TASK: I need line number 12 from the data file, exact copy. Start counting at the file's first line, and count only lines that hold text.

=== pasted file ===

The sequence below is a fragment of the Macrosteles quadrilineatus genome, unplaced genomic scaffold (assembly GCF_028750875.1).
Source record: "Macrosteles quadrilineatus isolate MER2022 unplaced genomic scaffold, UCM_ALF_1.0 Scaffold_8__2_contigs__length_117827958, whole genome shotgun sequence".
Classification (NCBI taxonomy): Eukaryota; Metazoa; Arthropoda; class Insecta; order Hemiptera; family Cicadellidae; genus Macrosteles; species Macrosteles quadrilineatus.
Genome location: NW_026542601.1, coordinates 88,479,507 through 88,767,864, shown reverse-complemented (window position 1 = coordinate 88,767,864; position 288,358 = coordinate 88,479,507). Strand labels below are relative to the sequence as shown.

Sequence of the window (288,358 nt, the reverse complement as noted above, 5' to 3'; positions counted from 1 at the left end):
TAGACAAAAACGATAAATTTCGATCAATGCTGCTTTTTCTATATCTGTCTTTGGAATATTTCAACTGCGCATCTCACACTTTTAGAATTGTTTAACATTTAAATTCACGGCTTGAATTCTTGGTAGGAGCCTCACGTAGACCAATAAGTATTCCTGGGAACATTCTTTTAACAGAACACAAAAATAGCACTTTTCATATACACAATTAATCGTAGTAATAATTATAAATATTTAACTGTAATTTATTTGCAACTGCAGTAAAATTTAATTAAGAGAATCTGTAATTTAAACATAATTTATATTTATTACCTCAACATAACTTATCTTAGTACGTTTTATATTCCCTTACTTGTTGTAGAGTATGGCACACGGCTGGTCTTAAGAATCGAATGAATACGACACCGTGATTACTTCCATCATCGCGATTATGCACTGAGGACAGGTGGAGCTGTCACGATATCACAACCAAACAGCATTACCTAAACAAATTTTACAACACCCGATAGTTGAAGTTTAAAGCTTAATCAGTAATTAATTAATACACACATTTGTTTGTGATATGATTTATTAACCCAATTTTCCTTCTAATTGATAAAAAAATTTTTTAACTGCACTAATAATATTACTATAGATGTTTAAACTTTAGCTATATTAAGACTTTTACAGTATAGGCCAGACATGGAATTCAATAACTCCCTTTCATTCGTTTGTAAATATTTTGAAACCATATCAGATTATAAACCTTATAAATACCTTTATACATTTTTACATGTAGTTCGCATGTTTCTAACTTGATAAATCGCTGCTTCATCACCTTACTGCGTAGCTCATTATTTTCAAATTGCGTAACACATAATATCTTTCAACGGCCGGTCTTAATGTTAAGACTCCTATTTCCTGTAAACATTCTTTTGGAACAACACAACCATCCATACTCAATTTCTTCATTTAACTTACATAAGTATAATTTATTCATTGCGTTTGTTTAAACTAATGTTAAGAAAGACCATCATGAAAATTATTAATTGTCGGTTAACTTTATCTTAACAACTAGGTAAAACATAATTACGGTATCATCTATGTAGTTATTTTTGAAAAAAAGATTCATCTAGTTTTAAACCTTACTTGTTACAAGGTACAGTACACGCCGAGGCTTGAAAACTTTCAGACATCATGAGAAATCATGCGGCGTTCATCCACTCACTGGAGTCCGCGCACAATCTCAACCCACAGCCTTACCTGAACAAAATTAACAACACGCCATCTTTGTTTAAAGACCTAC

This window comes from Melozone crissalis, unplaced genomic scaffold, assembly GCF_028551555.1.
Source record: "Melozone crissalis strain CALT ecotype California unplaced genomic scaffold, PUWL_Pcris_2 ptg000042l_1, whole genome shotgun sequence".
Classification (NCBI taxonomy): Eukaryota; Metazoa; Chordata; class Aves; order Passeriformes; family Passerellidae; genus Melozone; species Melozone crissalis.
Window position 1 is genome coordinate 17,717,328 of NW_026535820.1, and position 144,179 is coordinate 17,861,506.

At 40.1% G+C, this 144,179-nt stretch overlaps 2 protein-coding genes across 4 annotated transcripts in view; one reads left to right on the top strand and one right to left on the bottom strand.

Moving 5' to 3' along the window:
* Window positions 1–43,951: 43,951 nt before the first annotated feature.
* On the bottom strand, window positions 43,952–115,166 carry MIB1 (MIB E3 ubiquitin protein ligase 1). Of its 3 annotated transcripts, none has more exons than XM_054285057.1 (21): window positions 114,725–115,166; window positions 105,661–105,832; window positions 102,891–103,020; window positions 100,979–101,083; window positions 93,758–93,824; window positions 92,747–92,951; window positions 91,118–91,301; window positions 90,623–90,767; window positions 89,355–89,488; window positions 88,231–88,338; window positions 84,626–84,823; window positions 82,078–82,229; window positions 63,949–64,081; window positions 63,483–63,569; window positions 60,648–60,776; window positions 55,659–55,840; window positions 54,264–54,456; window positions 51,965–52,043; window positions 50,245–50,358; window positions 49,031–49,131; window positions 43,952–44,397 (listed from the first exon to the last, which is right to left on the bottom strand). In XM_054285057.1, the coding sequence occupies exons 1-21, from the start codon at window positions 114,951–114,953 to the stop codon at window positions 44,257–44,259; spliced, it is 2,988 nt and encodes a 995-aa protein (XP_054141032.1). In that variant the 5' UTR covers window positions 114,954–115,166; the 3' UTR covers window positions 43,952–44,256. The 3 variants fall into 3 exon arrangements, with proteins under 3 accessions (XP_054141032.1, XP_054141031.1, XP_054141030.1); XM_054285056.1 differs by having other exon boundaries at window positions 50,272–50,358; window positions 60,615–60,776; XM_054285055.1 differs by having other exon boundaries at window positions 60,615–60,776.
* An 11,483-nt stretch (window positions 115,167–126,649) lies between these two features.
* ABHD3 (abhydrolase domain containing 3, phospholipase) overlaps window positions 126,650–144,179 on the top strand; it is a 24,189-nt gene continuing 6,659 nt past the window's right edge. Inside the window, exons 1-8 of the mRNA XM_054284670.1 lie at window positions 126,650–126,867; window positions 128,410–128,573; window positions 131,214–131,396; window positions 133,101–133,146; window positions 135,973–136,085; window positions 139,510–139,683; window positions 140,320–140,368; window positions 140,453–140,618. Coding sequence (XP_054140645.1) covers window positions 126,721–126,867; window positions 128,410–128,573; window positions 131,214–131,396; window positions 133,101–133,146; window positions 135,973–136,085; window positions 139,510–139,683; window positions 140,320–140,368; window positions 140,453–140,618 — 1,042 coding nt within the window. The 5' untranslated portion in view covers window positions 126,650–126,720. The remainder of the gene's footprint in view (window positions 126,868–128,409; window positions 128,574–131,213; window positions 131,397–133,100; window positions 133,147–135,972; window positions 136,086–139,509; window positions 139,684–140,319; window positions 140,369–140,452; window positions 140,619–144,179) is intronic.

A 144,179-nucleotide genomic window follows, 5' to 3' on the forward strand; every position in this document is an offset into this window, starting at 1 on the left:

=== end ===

Moving 5' to 3' along the window: